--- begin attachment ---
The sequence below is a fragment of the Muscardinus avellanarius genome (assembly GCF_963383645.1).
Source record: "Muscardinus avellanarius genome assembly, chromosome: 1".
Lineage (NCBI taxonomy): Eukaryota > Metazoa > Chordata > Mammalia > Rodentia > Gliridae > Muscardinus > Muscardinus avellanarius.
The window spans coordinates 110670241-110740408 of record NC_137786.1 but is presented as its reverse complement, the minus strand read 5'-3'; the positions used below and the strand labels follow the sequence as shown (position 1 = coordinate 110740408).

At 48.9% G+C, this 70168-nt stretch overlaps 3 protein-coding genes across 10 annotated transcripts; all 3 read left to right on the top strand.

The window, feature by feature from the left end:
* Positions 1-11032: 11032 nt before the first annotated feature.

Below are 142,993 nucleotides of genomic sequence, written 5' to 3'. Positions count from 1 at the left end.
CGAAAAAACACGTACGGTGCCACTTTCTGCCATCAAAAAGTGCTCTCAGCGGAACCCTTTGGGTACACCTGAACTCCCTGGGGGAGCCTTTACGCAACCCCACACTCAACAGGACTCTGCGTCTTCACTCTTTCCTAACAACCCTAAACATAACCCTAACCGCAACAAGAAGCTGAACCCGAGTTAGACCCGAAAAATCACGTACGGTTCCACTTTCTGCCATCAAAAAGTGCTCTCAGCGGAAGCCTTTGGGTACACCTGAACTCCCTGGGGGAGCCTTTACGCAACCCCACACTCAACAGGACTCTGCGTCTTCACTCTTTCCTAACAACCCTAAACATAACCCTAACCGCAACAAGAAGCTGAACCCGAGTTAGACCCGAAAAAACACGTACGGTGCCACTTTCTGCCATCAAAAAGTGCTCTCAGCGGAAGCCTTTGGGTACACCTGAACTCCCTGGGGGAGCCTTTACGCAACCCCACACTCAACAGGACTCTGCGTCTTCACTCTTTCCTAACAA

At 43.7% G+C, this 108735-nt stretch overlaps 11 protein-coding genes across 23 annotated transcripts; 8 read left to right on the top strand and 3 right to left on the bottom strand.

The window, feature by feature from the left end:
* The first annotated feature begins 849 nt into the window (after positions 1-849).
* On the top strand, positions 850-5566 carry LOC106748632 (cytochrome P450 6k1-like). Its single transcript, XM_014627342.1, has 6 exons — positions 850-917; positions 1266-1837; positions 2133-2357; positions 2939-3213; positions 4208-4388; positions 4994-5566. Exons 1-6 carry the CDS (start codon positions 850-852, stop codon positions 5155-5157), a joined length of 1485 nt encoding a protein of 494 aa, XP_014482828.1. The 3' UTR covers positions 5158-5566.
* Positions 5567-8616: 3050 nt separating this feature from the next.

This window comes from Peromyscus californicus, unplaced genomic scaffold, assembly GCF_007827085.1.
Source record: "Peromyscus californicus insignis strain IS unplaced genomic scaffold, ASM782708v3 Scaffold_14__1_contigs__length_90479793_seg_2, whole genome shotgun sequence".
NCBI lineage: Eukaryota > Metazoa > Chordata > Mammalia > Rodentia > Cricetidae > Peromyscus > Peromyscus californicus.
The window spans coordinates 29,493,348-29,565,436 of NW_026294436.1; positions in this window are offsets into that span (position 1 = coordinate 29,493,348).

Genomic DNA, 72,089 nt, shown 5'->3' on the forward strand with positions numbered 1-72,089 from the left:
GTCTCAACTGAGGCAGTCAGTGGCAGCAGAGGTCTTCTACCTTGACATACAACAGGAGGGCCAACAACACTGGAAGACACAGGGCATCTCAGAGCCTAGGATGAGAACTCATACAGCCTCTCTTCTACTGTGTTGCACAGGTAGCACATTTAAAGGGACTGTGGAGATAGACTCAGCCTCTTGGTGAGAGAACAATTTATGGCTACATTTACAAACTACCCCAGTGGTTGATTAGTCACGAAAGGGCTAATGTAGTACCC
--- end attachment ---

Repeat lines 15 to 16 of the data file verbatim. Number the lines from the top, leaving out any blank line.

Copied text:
This window comes from Peromyscus californicus, unplaced genomic scaffold, assembly GCF_007827085.1.
Source record: "Peromyscus californicus insignis strain IS unplaced genomic scaffold, ASM782708v3 Scaffold_14__1_contigs__length_90479793_seg_2, whole genome shotgun sequence".